We were about 15 minutes into our journey, having just left Secaucus Junction, when I hear the actual conductor talking, he is one of the grumpier fellas, but I cannot make out what he is saying. A few minutes later Cooper appears in front of me, his brow furrowed in distress. “Can you come with me please?” He says in a low sweet voice. Knowing that this is serious I grab all my wares and Cooper’s skateboard and backpack and as I head back to the rear of the car after Cooper I continue to hear the conductor talking to someone. I punch through the door into the train’s vestibule where Cooper is standing on a trap looking out the window with his head low. I said softly, “did you get in trouble buster?” and he turned to me crying, lowered his head on my shoulder and said, “he took my maps, he said they were Transit property and I wasn’t allowed to have them.” I said, “Did you explain that you had been given them Buster?” The tears were coming harder when he said, “I want them back.” I was in a parenting pickle, I wanted to march up to the conductor and give him an ear full, but frankly the way Cooper processes information I didn’t want him seeing me barking at a conductor as a solution. I continued to comfort him and said, “Buster, obviously he doesn’t think you should have them and that they are Transit’s property. Do you want to go ride in the back of the train?” “No, I want to get off at Broad Street and Lyft home.” I hugged him harder and said that wasn’t going to happen, but we could sit in a different car. Suddenly the door opened behind me and it was the conductor he sees me and hands me the maps saying, “I didn’t realize you were on the train,” he recognized me, “here I’m giving these back to you.” He says handing me the maps, “but he shouldn’t have them, so he should put them away.” He went on to say, “I had my bag stolen so I saw those maps and you know it set me off.” I calmly said, “he was given those maps sir, he didn’t steal them.” “Oh, I know” he responds quickly, “it’s just there is another kid who walks around on these trains and he’s really crazy.” Referring to another kid that I see Cooper with who is also clearly on the spectrum. He then says, “come on now, stop crying, big men don’t cry. Stop.” Now I actually want to punch him, not only has he referred to a kid as crazy but he is now shaming my son for being upset. I can tell Cooper is trying to stop, wiping his eyes and nose on my shoulder so instead of letting loose on the conductor I say to Cooper, “Did you hear that Buster, he had his bag stolen and so he got mad when he saw your maps thinking they might have been his.” That ended the exchange and Cooper and I went to sit at the end of the car on benches until we got home. As we left the train a fellow theatre commuter, a musician, asks if Cooper is okay and said to me he tried to reason with the conductor about what a good kid Cooper is and how he loves the trains, but he wouldn’t listen. Cooper was quiet when we got home, he just wanted a bath and an ice pack and went to bed. His spirit was broken. I had no idea if I had done the right thing as a parent, I mean should I have said to the conductor; you know what, fuck you and your big man bull shit, he’s my son and he can cry if he wants to because you were a dick and took away his maps. Furthermore, if you had an aware bone in your fuckin’ body you would know that he is autistic and not “crazy” you douche bag… But I didn’t say any of that, I just didn’t want Cooper to think anger is the way to deal with problems.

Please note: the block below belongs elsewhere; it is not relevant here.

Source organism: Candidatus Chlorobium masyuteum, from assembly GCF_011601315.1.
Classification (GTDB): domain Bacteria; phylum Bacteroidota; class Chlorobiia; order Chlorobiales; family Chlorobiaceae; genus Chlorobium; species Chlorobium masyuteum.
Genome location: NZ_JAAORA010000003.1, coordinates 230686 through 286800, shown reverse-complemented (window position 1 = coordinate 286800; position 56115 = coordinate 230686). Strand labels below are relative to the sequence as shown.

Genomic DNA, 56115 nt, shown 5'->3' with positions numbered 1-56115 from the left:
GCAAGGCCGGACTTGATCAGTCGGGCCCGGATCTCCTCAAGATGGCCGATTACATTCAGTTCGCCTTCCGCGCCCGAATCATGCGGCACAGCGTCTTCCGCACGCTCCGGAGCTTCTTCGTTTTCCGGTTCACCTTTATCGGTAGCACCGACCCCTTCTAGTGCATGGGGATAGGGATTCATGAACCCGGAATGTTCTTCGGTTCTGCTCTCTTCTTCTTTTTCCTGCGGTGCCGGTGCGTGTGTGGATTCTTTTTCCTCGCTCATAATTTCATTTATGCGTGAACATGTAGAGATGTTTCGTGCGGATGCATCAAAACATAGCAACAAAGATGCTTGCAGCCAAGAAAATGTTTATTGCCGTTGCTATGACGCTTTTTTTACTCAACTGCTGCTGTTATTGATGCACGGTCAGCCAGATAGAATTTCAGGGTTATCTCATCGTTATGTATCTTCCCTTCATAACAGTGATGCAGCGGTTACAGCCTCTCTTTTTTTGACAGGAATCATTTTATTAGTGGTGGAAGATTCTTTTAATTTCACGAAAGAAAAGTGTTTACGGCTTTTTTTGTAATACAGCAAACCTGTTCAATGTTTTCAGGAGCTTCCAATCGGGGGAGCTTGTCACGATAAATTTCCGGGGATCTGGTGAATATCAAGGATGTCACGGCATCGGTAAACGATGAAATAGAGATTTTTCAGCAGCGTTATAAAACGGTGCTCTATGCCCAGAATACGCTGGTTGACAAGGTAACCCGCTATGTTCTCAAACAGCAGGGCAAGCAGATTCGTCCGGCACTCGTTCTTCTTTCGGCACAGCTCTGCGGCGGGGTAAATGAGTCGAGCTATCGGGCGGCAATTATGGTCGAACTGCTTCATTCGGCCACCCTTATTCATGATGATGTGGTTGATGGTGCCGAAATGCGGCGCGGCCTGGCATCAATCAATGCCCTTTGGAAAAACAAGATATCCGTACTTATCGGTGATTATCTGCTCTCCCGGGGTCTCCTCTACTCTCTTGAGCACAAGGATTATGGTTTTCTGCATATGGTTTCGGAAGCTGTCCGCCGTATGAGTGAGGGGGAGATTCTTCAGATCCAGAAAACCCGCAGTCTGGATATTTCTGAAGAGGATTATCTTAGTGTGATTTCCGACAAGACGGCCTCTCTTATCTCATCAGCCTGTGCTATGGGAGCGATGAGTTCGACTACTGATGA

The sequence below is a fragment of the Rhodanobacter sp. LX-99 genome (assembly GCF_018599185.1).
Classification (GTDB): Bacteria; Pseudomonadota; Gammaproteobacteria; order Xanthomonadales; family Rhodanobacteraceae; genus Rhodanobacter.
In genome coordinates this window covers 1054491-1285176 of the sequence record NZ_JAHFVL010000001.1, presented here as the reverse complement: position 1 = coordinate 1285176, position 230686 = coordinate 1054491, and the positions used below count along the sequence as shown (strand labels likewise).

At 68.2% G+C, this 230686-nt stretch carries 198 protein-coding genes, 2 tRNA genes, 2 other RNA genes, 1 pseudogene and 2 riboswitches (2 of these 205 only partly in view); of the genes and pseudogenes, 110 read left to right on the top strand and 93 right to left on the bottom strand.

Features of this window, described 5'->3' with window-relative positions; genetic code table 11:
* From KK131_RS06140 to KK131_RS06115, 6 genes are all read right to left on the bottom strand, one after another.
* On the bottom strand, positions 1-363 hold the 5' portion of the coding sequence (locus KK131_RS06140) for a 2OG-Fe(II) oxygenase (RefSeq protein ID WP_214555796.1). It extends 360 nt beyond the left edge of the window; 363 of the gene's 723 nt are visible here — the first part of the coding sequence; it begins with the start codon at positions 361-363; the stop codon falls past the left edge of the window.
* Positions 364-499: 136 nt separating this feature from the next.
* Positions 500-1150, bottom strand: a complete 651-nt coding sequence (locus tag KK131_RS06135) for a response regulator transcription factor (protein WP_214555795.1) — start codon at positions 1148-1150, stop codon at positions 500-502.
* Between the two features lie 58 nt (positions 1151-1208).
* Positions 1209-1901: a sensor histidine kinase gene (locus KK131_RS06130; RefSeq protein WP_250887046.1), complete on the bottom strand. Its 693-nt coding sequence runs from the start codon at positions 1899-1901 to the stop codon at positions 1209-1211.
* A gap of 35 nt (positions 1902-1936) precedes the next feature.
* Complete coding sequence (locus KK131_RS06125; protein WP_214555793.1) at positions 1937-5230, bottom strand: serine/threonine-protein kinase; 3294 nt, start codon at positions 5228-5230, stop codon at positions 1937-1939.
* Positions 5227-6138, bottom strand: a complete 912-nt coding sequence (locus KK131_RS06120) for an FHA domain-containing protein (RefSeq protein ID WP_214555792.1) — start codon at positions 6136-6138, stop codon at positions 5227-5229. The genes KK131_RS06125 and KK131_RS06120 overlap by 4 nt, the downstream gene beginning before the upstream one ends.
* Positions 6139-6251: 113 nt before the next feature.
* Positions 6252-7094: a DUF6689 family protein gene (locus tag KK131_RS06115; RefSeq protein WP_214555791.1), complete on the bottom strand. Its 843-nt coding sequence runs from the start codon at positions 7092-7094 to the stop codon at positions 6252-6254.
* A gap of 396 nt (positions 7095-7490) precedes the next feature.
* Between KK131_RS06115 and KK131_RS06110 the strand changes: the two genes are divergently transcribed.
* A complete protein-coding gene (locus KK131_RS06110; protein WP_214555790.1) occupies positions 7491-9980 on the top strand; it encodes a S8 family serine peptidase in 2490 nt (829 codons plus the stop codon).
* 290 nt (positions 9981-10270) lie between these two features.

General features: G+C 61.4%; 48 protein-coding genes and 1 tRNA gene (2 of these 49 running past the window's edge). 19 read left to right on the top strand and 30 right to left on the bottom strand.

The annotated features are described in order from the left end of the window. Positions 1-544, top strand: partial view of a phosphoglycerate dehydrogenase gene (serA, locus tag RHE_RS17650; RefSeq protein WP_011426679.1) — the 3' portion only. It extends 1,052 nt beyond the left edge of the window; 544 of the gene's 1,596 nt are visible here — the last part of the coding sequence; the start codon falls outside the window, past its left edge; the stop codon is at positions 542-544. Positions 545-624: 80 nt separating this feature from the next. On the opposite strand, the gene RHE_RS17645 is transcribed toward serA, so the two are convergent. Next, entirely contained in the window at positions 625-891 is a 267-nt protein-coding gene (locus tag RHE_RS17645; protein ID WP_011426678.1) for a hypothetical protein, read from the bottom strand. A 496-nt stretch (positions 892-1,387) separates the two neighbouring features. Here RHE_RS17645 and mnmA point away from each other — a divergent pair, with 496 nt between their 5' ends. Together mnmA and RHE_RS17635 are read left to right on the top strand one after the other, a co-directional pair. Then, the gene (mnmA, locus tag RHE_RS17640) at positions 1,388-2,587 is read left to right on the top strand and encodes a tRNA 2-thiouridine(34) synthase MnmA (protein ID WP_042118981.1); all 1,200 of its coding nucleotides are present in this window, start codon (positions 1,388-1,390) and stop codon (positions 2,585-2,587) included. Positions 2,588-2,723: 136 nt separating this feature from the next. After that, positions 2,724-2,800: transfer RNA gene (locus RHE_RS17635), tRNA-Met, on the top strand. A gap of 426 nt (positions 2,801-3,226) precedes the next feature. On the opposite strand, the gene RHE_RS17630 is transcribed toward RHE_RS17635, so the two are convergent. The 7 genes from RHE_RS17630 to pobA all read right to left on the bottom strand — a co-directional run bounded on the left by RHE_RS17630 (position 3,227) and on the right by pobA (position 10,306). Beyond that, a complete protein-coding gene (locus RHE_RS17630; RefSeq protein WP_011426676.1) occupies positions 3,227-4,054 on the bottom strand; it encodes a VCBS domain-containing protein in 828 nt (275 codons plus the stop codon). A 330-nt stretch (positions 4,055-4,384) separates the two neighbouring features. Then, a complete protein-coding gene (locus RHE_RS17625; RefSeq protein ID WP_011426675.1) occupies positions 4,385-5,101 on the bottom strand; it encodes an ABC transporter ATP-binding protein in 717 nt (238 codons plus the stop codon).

This incident had me a little shaken the next day, I further advised Cooper to keep his maps low unless he knew the conductor was a friend. I also reminded him that the conductor from last night wasn’t bad he was just upset about his bag. I considered having Coop take a train break but that’s like suggesting a bull dozer go easy. So Friday that week off Cooper went on a journey while I was at work. Within a few hours he was calling me to report that his conductor buddy Randy had given him an up to date zone map for the Morris Essex line and he was thinking maybe he should give it to the conductor from the other night who had his bag stolen so he could replace his missing maps…

I think that’s my son displaying empathy or ready to show that conductor who was the real “big man”. Maybe, just maybe it was a parenting win after all.

7 thoughts on “The journey of a train enthusiast on the spectrum of reality seperate-titus

  1. Ok. You got me. I’m crying and smiling at the same time! I loved this and the following line,I’ve got to memorize!
    Now if you are thinking, what irresponsible parenting letting her son ride Transit without supervision, please stop reading and return to your perfect parenting, because mine is an imperfect household filled with the perfect understanding of our shortcomings. So, Cooper “works” for Transit.

  2. Pingback: A synesthete explores London’s sounds, R & R is for routines and reinforcement, and an artist’s comics about Autistic Innerspace displays sensory triggers – WHAT THE CHRYSVNTHEMUM KNOWS